Who can dispute that African Americans have made unprecedented gains since the civil rights era? African Americans occupy prominent positions in politics and business, and there is a solid black middle class. Of course there is still work to be done, lifting more people out of poverty and closing education gaps, but Barack Obama’s election—with millions of white votes—surely heralds the end of race-based oppression in the United States, right?
Wrong, argues Michelle Alexander, in her potent and challenging book The New Jim Crow: Mass Incarceration in the Age of Colorblindness. In its pages, she systematically and credibly makes the case that the United States now has a system of racial oppression as stark, brutal, and comprehensive as Jim Crow was in its time: mass incarceration. The term, Alexander writes, “refers not only to the criminal justice system but also to the larger web of laws, rules, policies, and customs that control those labeled criminals both in and out of prison.”
We’ve all heard the statistics, but let’s review: The number of people in U.S. prisons and jails has more than quintupled in the past three decades, from fewer than 350,000 in 1972 to more than 2 million today. This incredible increase in incarceration has been disproportionately made up of black and brown people. More African Americans are in the correctional system—imprisoned or on probation or parole—than were enslaved in 1850, 10 years before the start of the Civil War. Due to felony disenfranchisement laws, more African-American men are prohibited from voting today than in 1870, when the 15th Amendment was enacted to make it illegal to deny the right to vote on the basis of race.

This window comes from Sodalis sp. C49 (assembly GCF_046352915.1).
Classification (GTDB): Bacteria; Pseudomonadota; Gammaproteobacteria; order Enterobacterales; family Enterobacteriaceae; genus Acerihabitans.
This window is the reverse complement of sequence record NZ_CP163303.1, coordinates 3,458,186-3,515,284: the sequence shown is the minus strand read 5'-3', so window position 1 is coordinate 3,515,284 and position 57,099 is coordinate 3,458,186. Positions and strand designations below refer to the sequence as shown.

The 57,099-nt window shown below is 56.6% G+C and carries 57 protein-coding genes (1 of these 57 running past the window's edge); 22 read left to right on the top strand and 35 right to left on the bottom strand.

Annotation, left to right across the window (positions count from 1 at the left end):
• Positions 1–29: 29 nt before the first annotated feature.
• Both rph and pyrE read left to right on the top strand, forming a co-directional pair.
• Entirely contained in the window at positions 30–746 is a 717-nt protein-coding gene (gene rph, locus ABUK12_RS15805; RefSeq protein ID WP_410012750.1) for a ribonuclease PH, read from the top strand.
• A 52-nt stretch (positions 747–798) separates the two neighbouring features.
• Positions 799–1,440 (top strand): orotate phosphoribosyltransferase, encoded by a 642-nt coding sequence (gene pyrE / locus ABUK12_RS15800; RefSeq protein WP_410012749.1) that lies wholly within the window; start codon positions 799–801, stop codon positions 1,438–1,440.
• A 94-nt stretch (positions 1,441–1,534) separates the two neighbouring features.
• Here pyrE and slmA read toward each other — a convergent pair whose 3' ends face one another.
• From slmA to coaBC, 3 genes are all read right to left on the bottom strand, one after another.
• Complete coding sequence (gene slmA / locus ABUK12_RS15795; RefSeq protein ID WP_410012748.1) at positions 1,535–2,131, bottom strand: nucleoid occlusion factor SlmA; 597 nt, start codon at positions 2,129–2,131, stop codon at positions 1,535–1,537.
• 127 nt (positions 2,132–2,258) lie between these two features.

By themselves, these facts cannot sustain anything more than what Alexander herself once dismissed as “absurd” conspiracy theories. However, Alexander digs much deeper to make her central point: that the “war on drugs” specifically targets black and brown people, resulting in the creation of a racially defined undercaste in American society.
Alexander traces the history of slavery and Jim Crow, pointing out the ways systems of racial oppression adapted and evolved in the United States. She then outlines how, in the 1970s, political rhetoric about crime became a racially coded means of consolidating power as civil rights laws took hold. She examines, piece by piece, the interlocking parts of the “new Jim Crow”: the comprehensive system, fueled by the war on drugs, that now locks millions of urban people of color into a permanent undercaste.
Along the way, she thoroughly debunks several myths, especially the public consensus that the wildly disproportionate rates of arrest and incarceration for people of color are inevitable. The inescapable fact is that the drug war has been waged against people of color who are no more likely to engage in drug using or selling than are white people.
Alexander calls on social justice advocates to see mass incarceration and the war on drugs as a racial justice and civil rights crisis, even though the laws and policies that undergird it are officially race-neutral. “Of all the reasons that we fail to know the truth about mass incarceration, though, one stands out: a profound misunderstanding regarding how racial oppression actually works,” she writes. “The widespread and mistaken belief that racial animus is necessary for the creation and maintenance of racialized systems of social control is the most important reason that we, as a nation, have remained in deep denial.”
The New Jim Crow is both a call to action for everyone concerned with racial justice and an important tool for anyone concerned with understanding and dismantling this oppressive system.
Liane G. Rozzell is the executive director of Families & Allies of Virginia’s Youth.